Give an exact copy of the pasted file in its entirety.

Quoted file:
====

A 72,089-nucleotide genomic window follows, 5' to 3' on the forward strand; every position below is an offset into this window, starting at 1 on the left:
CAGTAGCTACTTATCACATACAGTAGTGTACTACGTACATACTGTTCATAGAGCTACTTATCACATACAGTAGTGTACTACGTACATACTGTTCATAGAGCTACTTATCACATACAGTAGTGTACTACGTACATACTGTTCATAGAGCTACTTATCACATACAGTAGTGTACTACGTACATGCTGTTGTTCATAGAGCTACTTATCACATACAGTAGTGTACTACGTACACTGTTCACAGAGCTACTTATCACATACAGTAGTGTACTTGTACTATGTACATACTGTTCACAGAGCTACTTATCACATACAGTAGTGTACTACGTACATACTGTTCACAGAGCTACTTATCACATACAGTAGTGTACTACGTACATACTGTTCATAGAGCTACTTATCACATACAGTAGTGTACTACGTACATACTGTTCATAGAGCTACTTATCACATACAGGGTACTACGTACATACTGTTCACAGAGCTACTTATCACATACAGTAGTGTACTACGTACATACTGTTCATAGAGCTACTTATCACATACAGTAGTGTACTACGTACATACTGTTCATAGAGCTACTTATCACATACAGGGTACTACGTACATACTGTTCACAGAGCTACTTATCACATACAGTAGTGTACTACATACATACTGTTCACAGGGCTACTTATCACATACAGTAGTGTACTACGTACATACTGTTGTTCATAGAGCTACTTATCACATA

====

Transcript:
A 72,089-nucleotide genomic window follows, 5' to 3' on the forward strand; every position below is an offset into this window, starting at 1 on the left:
CAGTAGCTACTTATCACATACAGTAGTGTACTACGTACATACTGTTCATAGAGCTACTTATCACATACAGTAGTGTACTACGTACATACTGTTCATAGAGCTACTTATCACATACAGTAGTGTACTACGTACATACTGTTCATAGAGCTACTTATCACATACAGTAGTGTACTACGTACATGCTGTTGTTCATAGAGCTACTTATCACATACAGTAGTGTACTACGTACACTGTTCACAGAGCTACTTATCACATACAGTAGTGTACTTGTACTATGTACATACTGTTCACAGAGCTACTTATCACATACAGTAGTGTACTACGTACATACTGTTCACAGAGCTACTTATCACATACAGTAGTGTACTACGTACATACTGTTCATAGAGCTACTTATCACATACAGTAGTGTACTACGTACATACTGTTCATAGAGCTACTTATCACATACAGGGTACTACGTACATACTGTTCACAGAGCTACTTATCACATACAGTAGTGTACTACGTACATACTGTTCATAGAGCTACTTATCACATACAGTAGTGTACTACGTACATACTGTTCATAGAGCTACTTATCACATACAGGGTACTACGTACATACTGTTCACAGAGCTACTTATCACATACAGTAGTGTACTACATACATACTGTTCACAGGGCTACTTATCACATACAGTAGTGTACTACGTACATACTGTTGTTCATAGAGCTACTTATCACATA